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Native Plant, Invasive Plant…What are the Differences? Why Does It Matter?

Native Plants

By definition and for argument sake, let’s define Native Plants as uncultivated flora indigenous to geographic regions, which have adapted over time to various environmental and social influences such as soil types and hydrology, micro-climates and human influence. Because native species evolve for survival, they tend to be more naturally adapted to local growing conditions and often require less inputs for successful establishment and can reduce maintenance. Native plants play a very important role in our ecosystems. As ecologists, wildlife biologists and entomologist have shown, native plant species are more favorable for supporting pollinators and local wildlife, including insects such as bees, butterflies, amphibians, reptiles and mammals.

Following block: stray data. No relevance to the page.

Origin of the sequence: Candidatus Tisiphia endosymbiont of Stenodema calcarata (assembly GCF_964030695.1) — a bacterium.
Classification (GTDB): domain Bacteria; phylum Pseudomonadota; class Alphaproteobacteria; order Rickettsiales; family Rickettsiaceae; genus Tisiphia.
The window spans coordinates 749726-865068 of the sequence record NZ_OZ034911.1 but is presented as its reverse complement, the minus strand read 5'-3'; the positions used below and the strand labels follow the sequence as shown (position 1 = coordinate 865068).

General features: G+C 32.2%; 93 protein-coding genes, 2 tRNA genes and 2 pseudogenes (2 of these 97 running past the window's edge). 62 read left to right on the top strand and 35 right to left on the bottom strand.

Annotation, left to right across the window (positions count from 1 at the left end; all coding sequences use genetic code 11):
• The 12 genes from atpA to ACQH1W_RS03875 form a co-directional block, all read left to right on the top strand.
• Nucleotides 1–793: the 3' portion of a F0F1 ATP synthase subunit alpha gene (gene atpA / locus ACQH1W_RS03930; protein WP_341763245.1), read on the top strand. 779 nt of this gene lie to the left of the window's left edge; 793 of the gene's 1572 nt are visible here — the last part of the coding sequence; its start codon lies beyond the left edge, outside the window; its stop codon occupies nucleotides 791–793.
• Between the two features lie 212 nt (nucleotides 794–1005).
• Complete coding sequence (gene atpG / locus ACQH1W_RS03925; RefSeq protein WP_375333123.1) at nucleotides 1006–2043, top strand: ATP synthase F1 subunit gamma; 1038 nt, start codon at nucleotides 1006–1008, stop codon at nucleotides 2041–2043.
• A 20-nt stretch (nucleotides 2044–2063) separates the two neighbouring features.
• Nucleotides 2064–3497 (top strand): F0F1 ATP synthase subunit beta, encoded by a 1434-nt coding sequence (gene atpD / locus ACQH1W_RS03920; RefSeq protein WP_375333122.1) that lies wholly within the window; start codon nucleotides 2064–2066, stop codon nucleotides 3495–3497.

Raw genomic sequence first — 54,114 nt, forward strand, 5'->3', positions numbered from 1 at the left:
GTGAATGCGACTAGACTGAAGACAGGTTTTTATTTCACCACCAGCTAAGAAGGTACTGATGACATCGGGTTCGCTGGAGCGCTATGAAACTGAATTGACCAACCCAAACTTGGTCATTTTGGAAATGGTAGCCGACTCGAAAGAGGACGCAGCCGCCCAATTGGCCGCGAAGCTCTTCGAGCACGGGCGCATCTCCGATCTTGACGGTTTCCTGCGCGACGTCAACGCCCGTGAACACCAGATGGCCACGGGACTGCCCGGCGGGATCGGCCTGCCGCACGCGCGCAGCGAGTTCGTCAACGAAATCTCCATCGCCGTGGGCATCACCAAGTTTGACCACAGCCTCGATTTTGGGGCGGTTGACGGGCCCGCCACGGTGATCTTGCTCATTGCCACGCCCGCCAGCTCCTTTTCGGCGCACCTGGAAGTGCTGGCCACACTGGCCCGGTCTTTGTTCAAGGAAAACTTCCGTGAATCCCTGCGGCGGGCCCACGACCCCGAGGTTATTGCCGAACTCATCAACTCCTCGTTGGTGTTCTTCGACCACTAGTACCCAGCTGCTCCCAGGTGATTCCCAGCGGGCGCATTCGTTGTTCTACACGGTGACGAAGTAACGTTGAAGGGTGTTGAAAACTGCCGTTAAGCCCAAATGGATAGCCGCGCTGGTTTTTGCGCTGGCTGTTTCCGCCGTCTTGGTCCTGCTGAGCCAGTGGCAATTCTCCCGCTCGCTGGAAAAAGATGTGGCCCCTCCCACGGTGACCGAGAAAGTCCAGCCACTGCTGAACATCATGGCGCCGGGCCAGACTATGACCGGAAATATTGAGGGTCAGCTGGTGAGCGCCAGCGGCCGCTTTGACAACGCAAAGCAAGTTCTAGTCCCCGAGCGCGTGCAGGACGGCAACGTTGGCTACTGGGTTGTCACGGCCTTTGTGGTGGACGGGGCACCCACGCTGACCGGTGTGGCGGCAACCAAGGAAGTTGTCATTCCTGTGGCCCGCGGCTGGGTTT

Andrenid bee - (Sanguinaria canadensis).

A small andrenid bee packs the pollen baskets
on her hind legs with pollen from bloodroot
(Sanguinaria canadensis).

As stewards of this planet, we have many beautiful options for planting native ground covers, perennials, shrubs, vines and trees. ELA archived newsletter articles offer additional information and are easily accessible to share more of the benefits of incorporating native plant species into our landscapes.

Here are a few samples articles which highlight the use of native plants:

The Lives of Spring Wildflowers by Carol Gracie looks at spring ephemerals and discusses their importance to local pollinators.

And Dan Jaffe takes a broader look at native plants that support wildlife in his article Where the Wild Things Are: How to Support Wildlife in the Modern Gardening World.

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Summer-Fall Appeal

chokecherry (Aronia spp.)

The fruit of chokecherry (Aronia spp.) is an important food source for a number of wildlife species.

Native plants are a food sources for people, pollinators and wildlife alike. For more information on creating your very own food source with native plants, check out Ellen Sousa and Russ Cohen’s exploration of the topic by offering up some interesting examples in Edible and Landscape Worthy Native Plants of New England.


Groundnut (Apios Americana) produces beans and peanut-like tubers that are edible and were a staple for Native Americans and early colonists.